Story posted February 14, 2012
The second annual Polar Bear Energy Challenge kicked off this week at Bowdoin, meaning that buildings throughout campus might be a little less bright and many gadgets will be left unplugged as employees and students take on the challenge of reducing their energy usage. The 25-day contest is part of Bowdoin's effort to be carbon neutral by 2020.
Student dorms have been competing in similar energy challenges for a decade, according to Keisha Payson, coordinator for a sustainable Bowdoin. Last year, staff and faculty jumped into the ring in a separate challenge for the first time. This year’s challenge now includes everyone: administrative, academic and student buildings. Winners will be announced in several categories: administrative/academic building, first-year dorm, college house and upper-class dorm.
Cindy Bessmer, assistant director of human resource services and an office EcoRep, entered her office building, McLellan, into the competition again despite it posing some challenges. It contains several departments, including the communications office, and also has studios in its upper floors that are often occupied by students during the night. But Bessmer has put up posters urging McLellan occupants to try to beat the building's 2011 performance. “I think if everyone does their own little part, it can help,” she said, standing in her darkened office. She won't turn on her office lights again until March 8, when the competition ends.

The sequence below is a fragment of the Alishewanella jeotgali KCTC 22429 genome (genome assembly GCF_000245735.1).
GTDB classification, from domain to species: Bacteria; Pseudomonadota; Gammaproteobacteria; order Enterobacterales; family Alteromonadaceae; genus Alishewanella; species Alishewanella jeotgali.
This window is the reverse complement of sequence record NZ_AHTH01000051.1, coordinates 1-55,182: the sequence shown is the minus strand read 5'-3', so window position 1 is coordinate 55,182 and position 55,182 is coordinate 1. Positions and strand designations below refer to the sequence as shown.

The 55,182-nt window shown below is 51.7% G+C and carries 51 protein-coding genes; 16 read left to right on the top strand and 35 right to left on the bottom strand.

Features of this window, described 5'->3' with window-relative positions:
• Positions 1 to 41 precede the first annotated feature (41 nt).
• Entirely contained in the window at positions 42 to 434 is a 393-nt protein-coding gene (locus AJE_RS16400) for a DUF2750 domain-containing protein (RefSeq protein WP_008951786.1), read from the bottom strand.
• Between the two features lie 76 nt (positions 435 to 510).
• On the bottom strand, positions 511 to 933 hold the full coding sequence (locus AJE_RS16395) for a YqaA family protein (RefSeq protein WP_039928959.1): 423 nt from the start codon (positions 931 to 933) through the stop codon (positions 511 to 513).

To save energy, Bessmer recommends unplugging microwaves and toasters over breaks, using natural light rather than lamps or overhead lighting, and shutting down computers at night. For more conservation tips, go here.
"The point of this competition is to make things start to be a little bit more of a habit," Payson said, such as turning off lights at night, latching storm windows shut and calling in work orders to fix obvious energy drains, such as malfunctioning sensor lights. She also wants to encourage building occupants to start talking more about ways to improve their building's efficiency.
The second annual Polar Bear Challenge will award a free home-energy audit to one employee in the victorious administrative/academic building. Their name will be drawn from a hat. The top three student dorms will receive banners for their buildings announcing them as Polar Bear Energy champions. Plus a portion of the money that's saved on electricity bills, up to $500, will be used to green this year’s Ivies Weekend, the annual springtime concert.
The total number of buildings competing this year is 38, including 18 academic/administrative buildings — a jump from last year’s 11 academic/administrative competitors, Payson says. She chalks up the increase to more people being comfortable with the competition and its requirements this year.
Because every building is unique, Payson will compare each building’s electricity usage from Feb. 13 to March 8 to its usage last year during the same time period. Contestants can keep track of their progress on the college’s energy dashboard.
In 2011, Banister Hall won the Polar Bear Energy Challenge by narrowly edging out Cram Alumni House. Banister, which houses the Joseph McKeen Center for the Common Good, the American Musicological Society and other offices, reduced its energy use 31%. Cram cut down its electricity use by 30.8%.